The celebration of Labour Day, June 19th, which has its genesis on Charlie King junction, Fyzabad in 1937, has been celebrated as a symbol of strength for the Labour movement in Trinidad and Tobago. The events of 1937 are also significant to youth and student movements in Trinidad and Tobago, as they joined forces in making an invaluable input with the labour movement. This landmark event that occurred in 1937 has its position of opulence in the history of T&T, and in the livelihood of proponents of the mass movement and people based organizations in this country. Some view the historical events of 1937, in isolation of the life of Tubal Uriah Buzz Butler. As a result of the occurrences of 1937, a oneness among our people was evident; several people rights based organizations were born; political parties, trade unions, and in subsequent years we saw women’s movements and the one that matters most for us, TYC members, in the years 1949 – 1951 the birth of the Trinidad Youth Council under John La Rose. The youth councils’ involvement in the politics of the day and the close affiliation to the Trade Union movement aided in the 1970 reform of Trinidad and Tobago at that time. In this current dispensation of the TYC we aren’t as radical or involved in the party politics of the day,
The youth councils’ involvement in the politics of the day and the close affiliation to the Trade Union movement aided in the 1970 reform of Trinidad and Tobago at that time. In this current dispensation of the TYC we aren’t as radical or involved in the party politics of the day, however, we share the same progressive thinking and desire to see societal change, therefore we work with and alongside the progressive trade union movement as we seek to fulfil our core mandate of youth representation and advocacy. This year was no different as the Trinidad Youth Council came out in full to support our comrades in the union movement, a total of fifty (50) young people marched the streets of Fyzabad, voicing concerns as it relates to decent work for young people, accountability, honesty and integrity within the country. Young persons in attendance also took the opportunity to raise issues related to their communities, as we marched along the street from Avocat junction to Charlie King Junction Fyzabad. The resident public spot on the platform for youth among the progressive trade union movement continues to be a vital instrument for the struggles and voice of our nations’ youth to be broadcasted across the length and breathe of Trinidad and Tobago.
Take a Seat Take a Stand
The Trinidad Youth Council embarked on a community outreach and membership drive through our campaign “Take a Seat, Take a Stand”. It provided an avenue for young people to speak out on issues affecting them and suggest innovative and creative solutions to the issues they raised. This campaign was designed to acquire information on issues affecting youth in both urban and rural communities, thus creating accurate data for the youth council to ensure effective, targeted programs and delivery of services to our nation’s youth from the Trinidad Youth Council. The layout of the project accommodated information booths regarding TYC and other stakeholders. At the centre of this display was a couch conveniently placed to draw attention to the dialogue being raised by the youths who participated and voiced on the issues that they take a stand for and on the direction that the young person’s took the discussion.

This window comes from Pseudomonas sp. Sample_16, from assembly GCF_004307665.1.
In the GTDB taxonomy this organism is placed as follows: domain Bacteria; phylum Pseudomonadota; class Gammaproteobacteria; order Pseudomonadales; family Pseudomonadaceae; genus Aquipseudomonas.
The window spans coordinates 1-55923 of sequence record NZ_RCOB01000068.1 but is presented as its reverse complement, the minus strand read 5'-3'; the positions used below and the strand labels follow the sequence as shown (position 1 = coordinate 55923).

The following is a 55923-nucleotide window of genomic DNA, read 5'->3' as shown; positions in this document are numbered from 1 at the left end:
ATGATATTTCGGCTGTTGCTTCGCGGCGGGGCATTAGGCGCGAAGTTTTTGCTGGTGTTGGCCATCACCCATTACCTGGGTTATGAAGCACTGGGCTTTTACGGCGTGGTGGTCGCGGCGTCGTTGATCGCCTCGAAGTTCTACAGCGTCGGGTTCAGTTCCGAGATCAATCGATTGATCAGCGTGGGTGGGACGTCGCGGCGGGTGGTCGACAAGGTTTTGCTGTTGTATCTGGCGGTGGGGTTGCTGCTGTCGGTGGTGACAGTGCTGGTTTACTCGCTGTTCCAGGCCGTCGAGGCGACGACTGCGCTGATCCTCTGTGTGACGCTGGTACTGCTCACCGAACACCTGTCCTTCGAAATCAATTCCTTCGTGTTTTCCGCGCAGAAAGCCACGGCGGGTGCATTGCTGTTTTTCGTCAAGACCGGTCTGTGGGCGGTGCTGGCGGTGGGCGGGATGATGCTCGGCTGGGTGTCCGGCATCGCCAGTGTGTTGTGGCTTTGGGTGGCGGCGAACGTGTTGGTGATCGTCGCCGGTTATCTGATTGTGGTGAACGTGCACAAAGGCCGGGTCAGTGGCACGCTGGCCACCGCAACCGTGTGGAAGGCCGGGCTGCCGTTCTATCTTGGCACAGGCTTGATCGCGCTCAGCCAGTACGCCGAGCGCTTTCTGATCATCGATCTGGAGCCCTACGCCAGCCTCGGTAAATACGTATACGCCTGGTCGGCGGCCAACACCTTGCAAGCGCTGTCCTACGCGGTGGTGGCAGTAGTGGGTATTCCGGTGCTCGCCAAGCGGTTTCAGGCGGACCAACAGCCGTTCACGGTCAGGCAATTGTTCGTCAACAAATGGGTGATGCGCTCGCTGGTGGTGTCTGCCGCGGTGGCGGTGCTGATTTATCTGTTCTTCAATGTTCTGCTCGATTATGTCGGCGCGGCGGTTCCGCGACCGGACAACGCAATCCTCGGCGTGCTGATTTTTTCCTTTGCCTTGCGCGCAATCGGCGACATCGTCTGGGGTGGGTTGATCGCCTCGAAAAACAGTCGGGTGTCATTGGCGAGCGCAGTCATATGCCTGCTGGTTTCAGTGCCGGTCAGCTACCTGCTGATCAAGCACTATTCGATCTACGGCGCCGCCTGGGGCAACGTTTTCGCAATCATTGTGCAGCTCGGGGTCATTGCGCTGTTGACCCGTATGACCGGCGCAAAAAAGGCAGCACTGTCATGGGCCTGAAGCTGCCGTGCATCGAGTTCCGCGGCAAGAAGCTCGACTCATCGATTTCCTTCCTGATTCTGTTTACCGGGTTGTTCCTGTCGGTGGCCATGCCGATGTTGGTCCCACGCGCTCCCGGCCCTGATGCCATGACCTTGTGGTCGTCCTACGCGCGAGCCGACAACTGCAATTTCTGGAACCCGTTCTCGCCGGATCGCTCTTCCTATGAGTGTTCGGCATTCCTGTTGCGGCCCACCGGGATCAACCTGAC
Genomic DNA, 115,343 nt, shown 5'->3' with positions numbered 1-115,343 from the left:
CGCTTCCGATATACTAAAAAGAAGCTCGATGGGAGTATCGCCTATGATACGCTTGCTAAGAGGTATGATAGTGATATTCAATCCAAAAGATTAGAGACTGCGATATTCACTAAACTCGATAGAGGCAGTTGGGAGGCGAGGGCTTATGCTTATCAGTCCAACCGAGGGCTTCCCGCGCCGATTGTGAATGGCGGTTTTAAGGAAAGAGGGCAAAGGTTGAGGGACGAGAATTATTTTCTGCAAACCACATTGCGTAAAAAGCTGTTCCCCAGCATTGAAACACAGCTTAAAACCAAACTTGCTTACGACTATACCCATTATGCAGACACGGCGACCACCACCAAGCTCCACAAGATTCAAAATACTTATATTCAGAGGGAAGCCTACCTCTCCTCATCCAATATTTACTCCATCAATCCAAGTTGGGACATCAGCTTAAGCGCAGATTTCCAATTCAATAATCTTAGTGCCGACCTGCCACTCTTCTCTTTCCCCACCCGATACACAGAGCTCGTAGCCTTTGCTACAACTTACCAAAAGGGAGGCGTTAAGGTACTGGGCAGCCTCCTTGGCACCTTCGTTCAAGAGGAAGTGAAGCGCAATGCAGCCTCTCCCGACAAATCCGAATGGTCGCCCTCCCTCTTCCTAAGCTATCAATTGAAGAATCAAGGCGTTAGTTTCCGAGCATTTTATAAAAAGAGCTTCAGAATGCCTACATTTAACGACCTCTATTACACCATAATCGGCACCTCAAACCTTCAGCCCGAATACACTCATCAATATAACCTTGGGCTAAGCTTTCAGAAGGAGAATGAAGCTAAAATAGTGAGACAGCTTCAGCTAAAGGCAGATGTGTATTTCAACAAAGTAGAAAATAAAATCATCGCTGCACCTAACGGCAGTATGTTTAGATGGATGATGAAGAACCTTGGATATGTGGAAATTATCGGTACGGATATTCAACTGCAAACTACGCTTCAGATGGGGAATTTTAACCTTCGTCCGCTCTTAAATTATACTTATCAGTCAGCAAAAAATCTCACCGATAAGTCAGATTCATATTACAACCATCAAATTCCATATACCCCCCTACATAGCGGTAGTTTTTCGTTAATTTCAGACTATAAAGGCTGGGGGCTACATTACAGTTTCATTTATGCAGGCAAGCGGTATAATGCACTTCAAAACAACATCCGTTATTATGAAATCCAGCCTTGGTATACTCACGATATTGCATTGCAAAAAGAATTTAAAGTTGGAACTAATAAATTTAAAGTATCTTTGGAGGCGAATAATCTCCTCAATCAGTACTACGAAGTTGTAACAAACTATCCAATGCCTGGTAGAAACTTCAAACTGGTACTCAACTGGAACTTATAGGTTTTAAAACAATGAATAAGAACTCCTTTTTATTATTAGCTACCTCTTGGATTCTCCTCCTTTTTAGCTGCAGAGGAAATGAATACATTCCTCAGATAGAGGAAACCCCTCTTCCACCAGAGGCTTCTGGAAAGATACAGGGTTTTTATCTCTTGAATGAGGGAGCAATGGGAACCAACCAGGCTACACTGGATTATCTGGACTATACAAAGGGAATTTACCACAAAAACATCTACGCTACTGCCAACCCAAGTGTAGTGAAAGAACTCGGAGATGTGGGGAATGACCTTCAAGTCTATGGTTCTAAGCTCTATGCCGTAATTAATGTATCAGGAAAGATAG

Our pilot for this project was held at the University of the West Indies’ (UWI), World Social Work Day event on Thursday 19th March, 2015 from 10:00am to 3:00pm at UWI under croft. A total of 15 young people between the ages of 18-29 spoke on a wide range issues affecting them such as domestic violence, crime and violence, unemployment, child abuse and prostitution. Each contribution was documented via video recording, edited and a trailer video was created and shared via our social media platforms as start of the social media campaign.
The second leg of the project took place at Chatham Youth Facility wherein ten (10) young men from the camp participated in the dialogue. The issues they raised include: domestic violence, gang war/turf war, poverty, crime and violence, discrimination, stereotyping, racism and unemployment.
Sports and Family Day
Over the last nine (9) years Trinidad Youth Council has hosted our Sports and Family Day. The purpose of the event is to create a youth friendly space to facilitate engaging and dialoguing with our young people in a safe and enjoyable atmosphere where we will employ the use of fun and recreation as a developmental tool towards educating and making young people more aware and informed.
In addition, this event sort to unify young people from various District Youth Councils (DYCs) for a day of solidarity, excitement, entertainment, education and most importantly fun.